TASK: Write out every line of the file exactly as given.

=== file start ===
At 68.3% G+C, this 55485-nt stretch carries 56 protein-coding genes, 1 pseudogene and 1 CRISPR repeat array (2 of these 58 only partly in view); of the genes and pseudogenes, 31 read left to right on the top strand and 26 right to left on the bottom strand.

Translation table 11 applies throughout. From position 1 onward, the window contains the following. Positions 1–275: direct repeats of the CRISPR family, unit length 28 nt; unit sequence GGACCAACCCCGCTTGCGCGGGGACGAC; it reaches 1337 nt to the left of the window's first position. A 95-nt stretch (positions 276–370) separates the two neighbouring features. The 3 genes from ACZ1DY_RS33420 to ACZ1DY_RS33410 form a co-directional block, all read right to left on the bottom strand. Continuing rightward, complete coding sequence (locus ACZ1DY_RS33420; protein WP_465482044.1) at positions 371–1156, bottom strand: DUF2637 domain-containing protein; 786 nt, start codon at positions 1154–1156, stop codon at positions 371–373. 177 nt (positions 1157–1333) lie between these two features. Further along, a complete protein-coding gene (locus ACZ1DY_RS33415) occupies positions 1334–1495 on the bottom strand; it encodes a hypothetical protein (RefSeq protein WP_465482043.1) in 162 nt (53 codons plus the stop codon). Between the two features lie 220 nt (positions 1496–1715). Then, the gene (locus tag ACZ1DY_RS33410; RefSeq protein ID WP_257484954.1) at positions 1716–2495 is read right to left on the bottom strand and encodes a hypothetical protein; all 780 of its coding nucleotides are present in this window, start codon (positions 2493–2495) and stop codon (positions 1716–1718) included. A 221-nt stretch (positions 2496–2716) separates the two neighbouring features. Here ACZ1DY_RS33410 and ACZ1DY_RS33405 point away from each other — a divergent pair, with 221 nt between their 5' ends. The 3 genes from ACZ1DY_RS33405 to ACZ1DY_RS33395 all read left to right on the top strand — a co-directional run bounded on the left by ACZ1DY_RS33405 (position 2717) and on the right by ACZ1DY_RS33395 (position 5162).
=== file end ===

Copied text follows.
At 68.3% G+C, this 55485-nt stretch carries 56 protein-coding genes, 1 pseudogene and 1 CRISPR repeat array (2 of these 58 only partly in view); of the genes and pseudogenes, 31 read left to right on the top strand and 26 right to left on the bottom strand.

Translation table 11 applies throughout. From position 1 onward, the window contains the following. Positions 1–275: direct repeats of the CRISPR family, unit length 28 nt; unit sequence GGACCAACCCCGCTTGCGCGGGGACGAC; it reaches 1337 nt to the left of the window's first position. A 95-nt stretch (positions 276–370) separates the two neighbouring features. The 3 genes from ACZ1DY_RS33420 to ACZ1DY_RS33410 form a co-directional block, all read right to left on the bottom strand. Continuing rightward, complete coding sequence (locus ACZ1DY_RS33420; protein WP_465482044.1) at positions 371–1156, bottom strand: DUF2637 domain-containing protein; 786 nt, start codon at positions 1154–1156, stop codon at positions 371–373. 177 nt (positions 1157–1333) lie between these two features. Further along, a complete protein-coding gene (locus ACZ1DY_RS33415) occupies positions 1334–1495 on the bottom strand; it encodes a hypothetical protein (RefSeq protein WP_465482043.1) in 162 nt (53 codons plus the stop codon). Between the two features lie 220 nt (positions 1496–1715). Then, the gene (locus tag ACZ1DY_RS33410; RefSeq protein ID WP_257484954.1) at positions 1716–2495 is read right to left on the bottom strand and encodes a hypothetical protein; all 780 of its coding nucleotides are present in this window, start codon (positions 2493–2495) and stop codon (positions 1716–1718) included. A 221-nt stretch (positions 2496–2716) separates the two neighbouring features. Here ACZ1DY_RS33410 and ACZ1DY_RS33405 point away from each other — a divergent pair, with 221 nt between their 5' ends. The 3 genes from ACZ1DY_RS33405 to ACZ1DY_RS33395 all read left to right on the top strand — a co-directional run bounded on the left by ACZ1DY_RS33405 (position 2717) and on the right by ACZ1DY_RS33395 (position 5162).